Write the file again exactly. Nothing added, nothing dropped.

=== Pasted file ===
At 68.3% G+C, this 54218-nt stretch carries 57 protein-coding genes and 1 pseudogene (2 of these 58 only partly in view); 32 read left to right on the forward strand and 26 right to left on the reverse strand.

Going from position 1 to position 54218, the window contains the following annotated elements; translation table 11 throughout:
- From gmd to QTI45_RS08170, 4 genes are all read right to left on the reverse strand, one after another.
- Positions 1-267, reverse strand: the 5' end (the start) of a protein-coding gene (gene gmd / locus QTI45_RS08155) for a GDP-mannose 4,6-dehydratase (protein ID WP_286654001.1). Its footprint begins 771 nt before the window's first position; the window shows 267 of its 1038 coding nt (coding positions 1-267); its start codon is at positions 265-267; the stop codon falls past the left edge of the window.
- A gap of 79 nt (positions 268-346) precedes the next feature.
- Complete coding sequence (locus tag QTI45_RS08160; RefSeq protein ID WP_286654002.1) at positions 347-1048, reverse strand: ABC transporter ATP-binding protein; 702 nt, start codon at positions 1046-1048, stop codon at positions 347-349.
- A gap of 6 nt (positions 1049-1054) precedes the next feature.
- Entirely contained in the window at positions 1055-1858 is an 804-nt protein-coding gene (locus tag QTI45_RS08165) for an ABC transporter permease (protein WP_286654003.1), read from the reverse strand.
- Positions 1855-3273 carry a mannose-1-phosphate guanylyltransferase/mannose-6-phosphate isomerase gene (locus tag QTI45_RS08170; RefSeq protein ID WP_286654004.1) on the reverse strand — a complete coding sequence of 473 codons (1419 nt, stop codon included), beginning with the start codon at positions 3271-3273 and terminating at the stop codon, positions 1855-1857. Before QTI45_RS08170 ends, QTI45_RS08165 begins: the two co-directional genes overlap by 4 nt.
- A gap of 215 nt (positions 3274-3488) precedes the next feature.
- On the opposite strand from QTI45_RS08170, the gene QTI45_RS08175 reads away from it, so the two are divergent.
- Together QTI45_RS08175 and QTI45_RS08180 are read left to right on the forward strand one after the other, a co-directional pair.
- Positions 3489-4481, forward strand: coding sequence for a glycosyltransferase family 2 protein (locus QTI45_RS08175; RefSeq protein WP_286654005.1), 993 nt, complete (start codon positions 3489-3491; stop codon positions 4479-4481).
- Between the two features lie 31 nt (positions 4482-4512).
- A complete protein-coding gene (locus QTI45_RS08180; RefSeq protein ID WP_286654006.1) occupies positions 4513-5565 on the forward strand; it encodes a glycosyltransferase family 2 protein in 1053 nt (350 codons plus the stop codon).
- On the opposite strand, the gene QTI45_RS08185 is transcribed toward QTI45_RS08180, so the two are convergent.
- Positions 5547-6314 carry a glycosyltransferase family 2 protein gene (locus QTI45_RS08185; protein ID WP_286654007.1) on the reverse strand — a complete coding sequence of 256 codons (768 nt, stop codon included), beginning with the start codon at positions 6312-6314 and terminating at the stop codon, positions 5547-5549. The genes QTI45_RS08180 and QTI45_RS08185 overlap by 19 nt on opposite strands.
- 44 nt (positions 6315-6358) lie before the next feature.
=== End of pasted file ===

At 68.3% G+C, this 54218-nt stretch carries 57 protein-coding genes and 1 pseudogene (2 of these 58 only partly in view); 32 read left to right on the forward strand and 26 right to left on the reverse strand.

Going from position 1 to position 54218, the window contains the following annotated elements; translation table 11 throughout:
- From gmd to QTI45_RS08170, 4 genes are all read right to left on the reverse strand, one after another.
- Positions 1-267, reverse strand: the 5' end (the start) of a protein-coding gene (gene gmd / locus QTI45_RS08155) for a GDP-mannose 4,6-dehydratase (protein ID WP_286654001.1). Its footprint begins 771 nt before the window's first position; the window shows 267 of its 1038 coding nt (coding positions 1-267); its start codon is at positions 265-267; the stop codon falls past the left edge of the window.
- A gap of 79 nt (positions 268-346) precedes the next feature.
- Complete coding sequence (locus tag QTI45_RS08160; RefSeq protein ID WP_286654002.1) at positions 347-1048, reverse strand: ABC transporter ATP-binding protein; 702 nt, start codon at positions 1046-1048, stop codon at positions 347-349.
- A gap of 6 nt (positions 1049-1054) precedes the next feature.
- Entirely contained in the window at positions 1055-1858 is an 804-nt protein-coding gene (locus tag QTI45_RS08165) for an ABC transporter permease (protein WP_286654003.1), read from the reverse strand.
- Positions 1855-3273 carry a mannose-1-phosphate guanylyltransferase/mannose-6-phosphate isomerase gene (locus tag QTI45_RS08170; RefSeq protein ID WP_286654004.1) on the reverse strand — a complete coding sequence of 473 codons (1419 nt, stop codon included), beginning with the start codon at positions 3271-3273 and terminating at the stop codon, positions 1855-1857. Before QTI45_RS08170 ends, QTI45_RS08165 begins: the two co-directional genes overlap by 4 nt.
- A gap of 215 nt (positions 3274-3488) precedes the next feature.
- On the opposite strand from QTI45_RS08170, the gene QTI45_RS08175 reads away from it, so the two are divergent.
- Together QTI45_RS08175 and QTI45_RS08180 are read left to right on the forward strand one after the other, a co-directional pair.
- Positions 3489-4481, forward strand: coding sequence for a glycosyltransferase family 2 protein (locus QTI45_RS08175; RefSeq protein WP_286654005.1), 993 nt, complete (start codon positions 3489-3491; stop codon positions 4479-4481).
- Between the two features lie 31 nt (positions 4482-4512).
- A complete protein-coding gene (locus QTI45_RS08180; RefSeq protein ID WP_286654006.1) occupies positions 4513-5565 on the forward strand; it encodes a glycosyltransferase family 2 protein in 1053 nt (350 codons plus the stop codon).
- On the opposite strand, the gene QTI45_RS08185 is transcribed toward QTI45_RS08180, so the two are convergent.
- Positions 5547-6314 carry a glycosyltransferase family 2 protein gene (locus QTI45_RS08185; protein ID WP_286654007.1) on the reverse strand — a complete coding sequence of 256 codons (768 nt, stop codon included), beginning with the start codon at positions 6312-6314 and terminating at the stop codon, positions 5547-5549. The genes QTI45_RS08180 and QTI45_RS08185 overlap by 19 nt on opposite strands.
- 44 nt (positions 6315-6358) lie before the next feature.